Maybe it’s not quite ready.  You may be right.  So crank up your engine and power through the next draft.  If they have requested the first fifty pages of a book manuscript put all of your energy toward polishing that fifty pages and make sure that the 50th page is a doozy of a cliff hanger.  Make them want to read p. 51 so badly that they beg for the full manuscript (which you are polishing like a maniac while they are reading the first 50.)  Even if you have to cheat and cut some things you will restore later.  Don’t cheat on margins, but find a way to get that whammy onto p. 50.

If it’s a screenplay schedule an emergency meeting of your critique group, or your friends and read it out loud.  Tighten mercilessly.  Listen to the dialogue, the pacing.  Notice when attention wanders or tension slackens.  Polish it until you can’t take out another single word.

No matter what genre you’re writing, now is the time to cancel weekend plans, get up an hour earlier, and spend every possible moment getting your project ready to sell.  Now is the time.  This is when procrastination is your enemy.   Kill it.  Even if you only have half an hour, spend it fixing a page or two.  Carry your manuscript around with you.  Seriously.  Everywhere you go.  Take it to breakfast, lunch and dinner.  Sleep with it beside your bed.  Let yourself become obsessed this month with doing everything humanly possible to get those pages into the best shape of any pages you’ve ever written in your life.  You can go out to dinner next month.  How hard are you willing to work to make your own dream come true?  Do it now.  And then know that your best is good enough.

Reason #2.  Prom Date Problem.  More than one person requested it and I don’t want to step on anyone’s toes by making multiple submissions.  What if I end up with two dates to the prom?  Everyone that comes to hear pitches at a writing conference understands that you are pitching to many people.  Send it to everyone that requested it and then let them compete to see who reads and responds to the material first.

In terms of book agents and editors, if you sent your manuscript to one agent/editor and he/she took three months to read it and get back to you, then the second took six months, next thing you know a year has gone and the other people who requested it don’t remember you or your pitch and another book like yours has beat yours into print.

Later when they have read and loved your book is the time to go steady.  They don’t love you yet.  You can date other people.  There is an old fashioned system from decades past still clinging to writers’ consciousness that is a terrible disadvantage to us.  If you spend a year (or five) of your life working on a book, haven’t made a dollar yet, you don’t deserve to spend anther two years waiting.  Send your work out.  If worse comes to worst and someone is irritated or embarrassed down the line because they want your book and you’ve already sold it to someone else, it’s a small price to pay for months of anguished waiting on the part of the writer.  Writers are more important than agents or editors or producers, people.  Honor yourselves.  Without writers, none of them would have jobs.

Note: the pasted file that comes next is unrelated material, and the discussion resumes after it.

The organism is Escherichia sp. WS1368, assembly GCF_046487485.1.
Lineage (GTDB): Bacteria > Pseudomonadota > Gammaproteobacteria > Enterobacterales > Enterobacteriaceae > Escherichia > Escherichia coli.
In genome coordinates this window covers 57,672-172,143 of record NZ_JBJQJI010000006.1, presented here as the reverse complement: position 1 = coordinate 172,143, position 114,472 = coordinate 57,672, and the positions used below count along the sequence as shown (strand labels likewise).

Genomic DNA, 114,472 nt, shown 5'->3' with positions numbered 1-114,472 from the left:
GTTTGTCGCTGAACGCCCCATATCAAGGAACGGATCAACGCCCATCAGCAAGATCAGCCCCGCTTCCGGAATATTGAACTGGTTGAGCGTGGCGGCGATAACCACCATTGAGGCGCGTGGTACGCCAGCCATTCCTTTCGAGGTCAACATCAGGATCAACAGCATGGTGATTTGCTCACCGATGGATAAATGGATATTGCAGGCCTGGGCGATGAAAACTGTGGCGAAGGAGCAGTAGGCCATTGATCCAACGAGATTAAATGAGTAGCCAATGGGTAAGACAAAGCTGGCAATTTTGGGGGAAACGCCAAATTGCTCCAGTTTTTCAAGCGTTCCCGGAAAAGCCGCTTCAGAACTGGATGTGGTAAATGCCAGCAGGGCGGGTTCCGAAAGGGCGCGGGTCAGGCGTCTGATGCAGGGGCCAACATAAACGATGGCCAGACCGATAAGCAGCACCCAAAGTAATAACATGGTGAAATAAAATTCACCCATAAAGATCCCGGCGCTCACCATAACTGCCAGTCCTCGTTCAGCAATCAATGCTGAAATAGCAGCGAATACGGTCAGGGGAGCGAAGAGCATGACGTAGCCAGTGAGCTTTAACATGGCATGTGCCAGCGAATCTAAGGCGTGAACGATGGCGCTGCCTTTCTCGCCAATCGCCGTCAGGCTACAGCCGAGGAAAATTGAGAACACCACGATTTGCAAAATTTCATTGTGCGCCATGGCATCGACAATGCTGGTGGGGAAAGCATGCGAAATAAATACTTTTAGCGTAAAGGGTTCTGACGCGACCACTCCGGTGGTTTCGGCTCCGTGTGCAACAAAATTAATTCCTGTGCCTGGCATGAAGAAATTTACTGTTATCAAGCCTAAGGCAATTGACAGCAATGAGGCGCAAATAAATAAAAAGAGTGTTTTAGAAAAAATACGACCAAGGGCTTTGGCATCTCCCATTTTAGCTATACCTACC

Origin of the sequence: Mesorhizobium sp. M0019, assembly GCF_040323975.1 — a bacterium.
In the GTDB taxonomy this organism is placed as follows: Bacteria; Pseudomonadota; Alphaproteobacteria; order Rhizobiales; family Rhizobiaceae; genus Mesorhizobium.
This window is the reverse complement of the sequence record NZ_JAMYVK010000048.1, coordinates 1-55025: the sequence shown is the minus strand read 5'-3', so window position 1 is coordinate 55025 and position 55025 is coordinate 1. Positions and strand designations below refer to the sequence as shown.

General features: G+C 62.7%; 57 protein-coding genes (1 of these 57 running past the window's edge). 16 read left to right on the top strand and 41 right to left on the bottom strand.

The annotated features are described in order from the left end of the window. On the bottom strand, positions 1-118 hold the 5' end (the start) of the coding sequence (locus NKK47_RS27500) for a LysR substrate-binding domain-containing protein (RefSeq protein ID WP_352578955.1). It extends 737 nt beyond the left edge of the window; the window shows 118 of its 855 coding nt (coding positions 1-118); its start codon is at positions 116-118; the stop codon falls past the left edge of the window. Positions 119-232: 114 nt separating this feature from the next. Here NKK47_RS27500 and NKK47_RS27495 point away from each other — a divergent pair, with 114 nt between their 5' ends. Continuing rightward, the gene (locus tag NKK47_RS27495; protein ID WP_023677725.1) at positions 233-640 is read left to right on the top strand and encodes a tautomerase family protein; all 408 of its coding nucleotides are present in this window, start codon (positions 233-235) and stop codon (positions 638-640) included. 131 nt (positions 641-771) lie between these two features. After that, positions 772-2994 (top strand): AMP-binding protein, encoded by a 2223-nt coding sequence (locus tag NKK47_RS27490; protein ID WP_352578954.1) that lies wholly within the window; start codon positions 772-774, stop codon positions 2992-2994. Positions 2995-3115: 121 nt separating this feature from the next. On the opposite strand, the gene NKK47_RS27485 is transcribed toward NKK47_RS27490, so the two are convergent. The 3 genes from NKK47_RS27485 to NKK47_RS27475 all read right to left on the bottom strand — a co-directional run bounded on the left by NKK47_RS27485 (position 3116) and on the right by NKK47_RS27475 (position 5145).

Reason #3:  I’ve Waited Too Long to Send it and They Won’t Remember Me.  Don’t let yourself get bamboozled by this one.  Don’t apologize.  Don’t waste time worrying about this.  Pretend no time has lapsed.  Time is illusive anyway.  Just remind them simply and briefly of your project.  No apology.  No mention of how long ago the conference was.  I don’t care if it’s been three months or six.

These are the top three reasons.  Don’t forget our motto, from the film Julia written by Alvin Sargent:  “Work hard! Take chances!  Be very, very bold!”

I want to thank everyone on our spectacular (and by the way adorable) conference committee this year, led by our amazing and brilliant conference chair Salli Slaughter.  Her co-Chair and next year’s Chair the fabulous Stefan Feurherdt. Ann Buenzli not only found us teachers for all 96 different workshops, but also our keynote speaker, the fabulous Chelsea Cain, and our lunch speakers.  Elisa Klein got us all our great agents and editors.  Gibran Perrone brought in all the Film execs, producers, agents and managers.  Bill Johnson headed up registration and managed the office and tons of other superhuman stuff.  Our special volunteer staff included Jackie Blain, pitch practice, Herbert Piekow, consultations, Mary Margaret Maitland created the fabulous silent auction with the help of Linda Kuhlman and Joan McBeth, Ann Conway and Marla Bowie-LePley.  Leona Grieve, Randal Houle and Lizzy Shannon coordinated the awards banquet.  And Mead Hunter coordinated the volunteers.   Brian Batson was our miracle working tech guy who gets credit for the registration system working brilliantly as well as the consult schedules.  Jerry Isom did our accounting.  Stefan handled all the travel arrangements.  And Corey Stixrud manned the consultation desk.  Gigi Rosenburg created the Writers and Actors lab. To all of you and all who came and played and worked with us last month, THANK YOU!  I love you all.